Dominican Republic: Growth hits speed bump, slows to four-year low in Q2
August 31, 2017
In Q2, the economy struggled to keep up with the performance seen in recent years. According to preliminary data from the Central Bank, GDP growth decelerated from Q1’s solid 5.3% expansion to 2.8% in Q2, marking the weakest reading in four years and showcasing the effects of slightly higher average oil prices and a tighter monetary policy.
In its flash release, the Central Bank provided Q2 data for GDP growth, while for the breakdown of GDP by sector it only provided H1 data in a year-on-year comparison. According to the Central Bank, the economy expanded 4.0% in the first half of this year, a marked deceleration from the 7.4% increase seen in the same period last year. Looking at the details, private fixed investment growth likely decelerated in the first half of the year, which weighed on construction growth in particular (H1 2017: -2.7% year-on-year; H1 2016: +16.8% yoy). Public fixed investment growth also seems to have performed poorly in H1, dragged down by the government’s measures aimed at reigning in the country’s fiscal deficit. Other sectors that performed more weakly in H1 2017 than in H1 2016 included real estate, mining and retail trade.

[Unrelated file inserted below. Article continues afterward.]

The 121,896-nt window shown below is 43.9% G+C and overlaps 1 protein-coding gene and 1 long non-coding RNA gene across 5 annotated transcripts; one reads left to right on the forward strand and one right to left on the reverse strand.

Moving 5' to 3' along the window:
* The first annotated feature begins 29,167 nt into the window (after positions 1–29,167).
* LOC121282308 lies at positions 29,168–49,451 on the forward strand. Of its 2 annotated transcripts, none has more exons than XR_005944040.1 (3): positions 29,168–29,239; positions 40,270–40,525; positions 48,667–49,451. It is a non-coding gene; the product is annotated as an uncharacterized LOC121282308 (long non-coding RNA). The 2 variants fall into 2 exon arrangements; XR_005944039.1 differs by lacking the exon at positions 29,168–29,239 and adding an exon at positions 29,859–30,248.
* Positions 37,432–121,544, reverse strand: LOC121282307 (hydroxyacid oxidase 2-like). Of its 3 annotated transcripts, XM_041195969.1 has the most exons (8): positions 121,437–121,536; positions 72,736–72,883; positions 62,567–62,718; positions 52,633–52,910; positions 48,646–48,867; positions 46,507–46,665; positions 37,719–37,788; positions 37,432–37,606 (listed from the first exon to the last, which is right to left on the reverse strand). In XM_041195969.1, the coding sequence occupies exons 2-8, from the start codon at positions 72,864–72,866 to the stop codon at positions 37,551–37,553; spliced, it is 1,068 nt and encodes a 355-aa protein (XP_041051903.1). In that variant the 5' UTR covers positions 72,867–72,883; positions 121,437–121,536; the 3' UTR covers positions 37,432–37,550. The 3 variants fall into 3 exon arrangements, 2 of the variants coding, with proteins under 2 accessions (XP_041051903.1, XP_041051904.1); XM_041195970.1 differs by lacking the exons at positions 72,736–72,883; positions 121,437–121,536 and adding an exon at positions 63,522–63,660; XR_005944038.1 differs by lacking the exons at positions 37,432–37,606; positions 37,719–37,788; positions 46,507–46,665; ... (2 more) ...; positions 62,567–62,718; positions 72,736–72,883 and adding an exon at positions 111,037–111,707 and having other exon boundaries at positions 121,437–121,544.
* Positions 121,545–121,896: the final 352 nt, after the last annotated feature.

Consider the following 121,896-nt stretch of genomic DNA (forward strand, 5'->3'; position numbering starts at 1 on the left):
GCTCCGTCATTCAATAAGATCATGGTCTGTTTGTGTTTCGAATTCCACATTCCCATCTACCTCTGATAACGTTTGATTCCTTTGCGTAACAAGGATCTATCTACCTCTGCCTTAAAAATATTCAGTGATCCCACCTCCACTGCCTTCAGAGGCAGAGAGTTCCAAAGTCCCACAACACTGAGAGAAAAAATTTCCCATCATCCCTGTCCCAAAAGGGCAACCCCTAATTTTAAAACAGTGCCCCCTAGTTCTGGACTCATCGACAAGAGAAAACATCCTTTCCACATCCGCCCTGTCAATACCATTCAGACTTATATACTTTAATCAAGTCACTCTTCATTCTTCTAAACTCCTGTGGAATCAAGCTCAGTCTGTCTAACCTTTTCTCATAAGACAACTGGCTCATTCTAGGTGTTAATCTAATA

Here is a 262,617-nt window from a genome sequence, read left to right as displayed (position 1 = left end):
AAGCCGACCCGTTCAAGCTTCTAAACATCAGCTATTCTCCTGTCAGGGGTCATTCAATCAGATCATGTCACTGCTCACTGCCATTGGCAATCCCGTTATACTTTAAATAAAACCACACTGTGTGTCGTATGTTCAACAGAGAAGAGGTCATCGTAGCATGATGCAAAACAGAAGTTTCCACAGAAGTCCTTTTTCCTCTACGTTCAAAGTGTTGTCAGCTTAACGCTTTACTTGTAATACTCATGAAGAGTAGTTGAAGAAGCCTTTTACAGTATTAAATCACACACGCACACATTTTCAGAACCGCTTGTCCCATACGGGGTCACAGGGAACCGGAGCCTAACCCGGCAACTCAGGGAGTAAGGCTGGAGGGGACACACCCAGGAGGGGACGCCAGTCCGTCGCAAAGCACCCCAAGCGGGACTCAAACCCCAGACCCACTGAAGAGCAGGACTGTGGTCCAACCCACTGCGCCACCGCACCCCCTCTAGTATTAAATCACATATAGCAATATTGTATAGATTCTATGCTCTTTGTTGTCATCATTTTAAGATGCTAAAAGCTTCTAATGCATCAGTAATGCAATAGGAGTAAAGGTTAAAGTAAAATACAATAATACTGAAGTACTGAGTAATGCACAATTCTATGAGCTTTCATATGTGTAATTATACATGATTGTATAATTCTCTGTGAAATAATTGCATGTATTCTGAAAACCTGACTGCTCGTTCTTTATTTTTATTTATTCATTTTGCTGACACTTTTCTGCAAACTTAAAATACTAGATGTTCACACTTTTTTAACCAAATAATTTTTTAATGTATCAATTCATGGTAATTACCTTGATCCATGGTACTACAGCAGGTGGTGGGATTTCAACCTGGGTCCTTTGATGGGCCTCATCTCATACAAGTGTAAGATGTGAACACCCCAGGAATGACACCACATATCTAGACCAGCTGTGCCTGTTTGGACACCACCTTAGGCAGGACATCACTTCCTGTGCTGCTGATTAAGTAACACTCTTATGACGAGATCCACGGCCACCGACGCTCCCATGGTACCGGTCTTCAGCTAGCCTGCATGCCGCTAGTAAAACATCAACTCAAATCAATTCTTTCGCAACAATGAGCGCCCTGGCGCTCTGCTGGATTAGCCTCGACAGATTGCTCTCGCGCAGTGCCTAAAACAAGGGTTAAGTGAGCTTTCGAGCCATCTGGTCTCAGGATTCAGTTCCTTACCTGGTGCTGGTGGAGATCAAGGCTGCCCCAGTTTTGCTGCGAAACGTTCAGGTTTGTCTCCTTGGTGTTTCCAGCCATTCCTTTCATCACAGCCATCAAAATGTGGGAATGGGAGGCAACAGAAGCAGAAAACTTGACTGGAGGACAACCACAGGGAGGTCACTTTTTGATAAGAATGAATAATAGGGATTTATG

Conversely, growth seems to have held up better in other sub-components of GDP. Growth in hotel, bar and restaurant activities accelerated from 5.0% in H1 2016 to 7.8% in H1 2017, a nod to the sector’s success in its efforts to increase room availability and the supply of tourism services. Tourist arrivals were up 7.7% in annual terms in H1, while average tourist spending grew 2.2% in the same period. In addition, growth in manufacturing in free economic zones accelerated as a result of the strength of global trade, while financial services growth was resilient at an 8.1% expansion in H1 (H1 2016: +11.2% yoy).
The country’s performance in the first half of the year surprised to the downside, as FocusEconomics panelists had on average expected resilient growth of 5.2% in H1. Nonetheless, the Central Bank’s more accommodative policy stance, healthy disposable income growth and solid performances in key sectors suggest that growth should recover in H2 following Q2’s sharp slowdown.
Author: David Ampudia, Economist